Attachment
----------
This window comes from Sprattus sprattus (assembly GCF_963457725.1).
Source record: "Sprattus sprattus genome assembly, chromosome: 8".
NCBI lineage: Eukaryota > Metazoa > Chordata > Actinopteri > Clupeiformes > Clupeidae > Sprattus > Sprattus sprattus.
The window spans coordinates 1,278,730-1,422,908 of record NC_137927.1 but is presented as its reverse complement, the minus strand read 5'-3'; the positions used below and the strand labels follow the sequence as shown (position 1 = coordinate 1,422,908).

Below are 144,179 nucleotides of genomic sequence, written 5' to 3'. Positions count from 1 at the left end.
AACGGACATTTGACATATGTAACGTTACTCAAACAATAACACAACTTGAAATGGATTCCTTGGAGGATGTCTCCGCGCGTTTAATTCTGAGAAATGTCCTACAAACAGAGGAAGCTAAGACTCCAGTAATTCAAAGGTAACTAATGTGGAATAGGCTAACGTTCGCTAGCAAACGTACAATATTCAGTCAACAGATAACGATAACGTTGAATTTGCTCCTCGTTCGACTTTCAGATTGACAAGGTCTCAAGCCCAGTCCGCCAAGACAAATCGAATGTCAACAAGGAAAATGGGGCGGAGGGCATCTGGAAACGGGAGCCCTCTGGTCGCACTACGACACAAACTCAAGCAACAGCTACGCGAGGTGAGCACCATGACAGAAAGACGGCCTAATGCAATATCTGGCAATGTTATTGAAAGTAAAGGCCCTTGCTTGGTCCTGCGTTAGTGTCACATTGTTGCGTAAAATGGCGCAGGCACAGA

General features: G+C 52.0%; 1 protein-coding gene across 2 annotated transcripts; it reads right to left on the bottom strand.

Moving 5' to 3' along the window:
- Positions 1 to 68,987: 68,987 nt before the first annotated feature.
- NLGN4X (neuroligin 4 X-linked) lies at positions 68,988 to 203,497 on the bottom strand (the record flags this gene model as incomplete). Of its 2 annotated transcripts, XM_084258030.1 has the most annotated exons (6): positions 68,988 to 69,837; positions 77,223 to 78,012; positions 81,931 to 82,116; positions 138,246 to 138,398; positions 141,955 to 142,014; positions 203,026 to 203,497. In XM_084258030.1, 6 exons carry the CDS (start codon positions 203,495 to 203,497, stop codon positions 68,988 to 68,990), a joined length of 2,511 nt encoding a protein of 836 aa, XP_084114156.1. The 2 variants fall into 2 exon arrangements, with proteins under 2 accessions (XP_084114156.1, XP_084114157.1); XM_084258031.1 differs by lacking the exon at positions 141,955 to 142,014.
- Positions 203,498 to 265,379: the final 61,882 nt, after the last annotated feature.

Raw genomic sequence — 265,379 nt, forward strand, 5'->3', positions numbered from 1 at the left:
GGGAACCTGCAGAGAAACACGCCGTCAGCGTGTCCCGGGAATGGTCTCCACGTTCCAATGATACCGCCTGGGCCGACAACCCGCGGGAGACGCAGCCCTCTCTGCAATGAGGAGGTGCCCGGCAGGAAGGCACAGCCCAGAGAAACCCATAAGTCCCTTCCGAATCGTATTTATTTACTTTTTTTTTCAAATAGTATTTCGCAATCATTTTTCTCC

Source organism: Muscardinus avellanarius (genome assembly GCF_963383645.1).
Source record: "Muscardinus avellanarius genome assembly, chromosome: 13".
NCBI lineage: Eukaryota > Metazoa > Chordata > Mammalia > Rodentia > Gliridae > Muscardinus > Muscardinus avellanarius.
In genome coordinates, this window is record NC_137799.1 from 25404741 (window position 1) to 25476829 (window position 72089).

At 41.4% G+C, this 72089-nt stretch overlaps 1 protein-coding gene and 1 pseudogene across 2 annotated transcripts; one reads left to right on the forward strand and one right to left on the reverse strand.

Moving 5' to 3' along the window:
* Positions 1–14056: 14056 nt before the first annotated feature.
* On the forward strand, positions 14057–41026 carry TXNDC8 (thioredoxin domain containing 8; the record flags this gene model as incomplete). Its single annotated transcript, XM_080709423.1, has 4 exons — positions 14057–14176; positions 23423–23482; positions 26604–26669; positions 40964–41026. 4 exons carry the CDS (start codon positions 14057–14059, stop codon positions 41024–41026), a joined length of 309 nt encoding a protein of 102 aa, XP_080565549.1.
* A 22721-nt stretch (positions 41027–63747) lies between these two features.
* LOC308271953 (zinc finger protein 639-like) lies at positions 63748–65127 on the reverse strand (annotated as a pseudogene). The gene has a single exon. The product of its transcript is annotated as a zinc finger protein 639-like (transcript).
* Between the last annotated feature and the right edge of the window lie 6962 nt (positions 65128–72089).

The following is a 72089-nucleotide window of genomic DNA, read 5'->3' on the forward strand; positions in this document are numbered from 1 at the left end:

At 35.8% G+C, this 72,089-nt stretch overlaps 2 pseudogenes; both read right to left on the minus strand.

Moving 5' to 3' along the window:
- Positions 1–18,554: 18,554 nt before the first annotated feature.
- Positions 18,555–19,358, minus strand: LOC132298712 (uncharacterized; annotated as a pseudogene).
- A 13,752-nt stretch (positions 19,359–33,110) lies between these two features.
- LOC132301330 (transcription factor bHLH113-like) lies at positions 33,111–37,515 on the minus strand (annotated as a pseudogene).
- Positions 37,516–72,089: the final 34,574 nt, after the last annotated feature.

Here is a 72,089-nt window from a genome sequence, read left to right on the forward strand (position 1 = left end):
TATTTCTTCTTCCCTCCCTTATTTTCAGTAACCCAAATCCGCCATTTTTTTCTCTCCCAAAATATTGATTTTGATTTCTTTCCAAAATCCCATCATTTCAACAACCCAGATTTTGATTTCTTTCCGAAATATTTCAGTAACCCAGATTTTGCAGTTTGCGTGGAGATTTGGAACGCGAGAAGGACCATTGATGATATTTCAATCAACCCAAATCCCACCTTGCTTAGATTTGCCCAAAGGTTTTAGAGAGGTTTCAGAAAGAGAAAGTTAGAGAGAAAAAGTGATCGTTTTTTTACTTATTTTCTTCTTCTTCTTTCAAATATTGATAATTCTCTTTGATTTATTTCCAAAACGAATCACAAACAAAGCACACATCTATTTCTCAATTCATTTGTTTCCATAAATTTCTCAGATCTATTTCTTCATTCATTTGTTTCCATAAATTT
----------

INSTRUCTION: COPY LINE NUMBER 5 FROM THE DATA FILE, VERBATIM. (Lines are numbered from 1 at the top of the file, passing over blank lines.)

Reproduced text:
Below are 144,179 nucleotides of genomic sequence, written 5' to 3'. Positions count from 1 at the left end.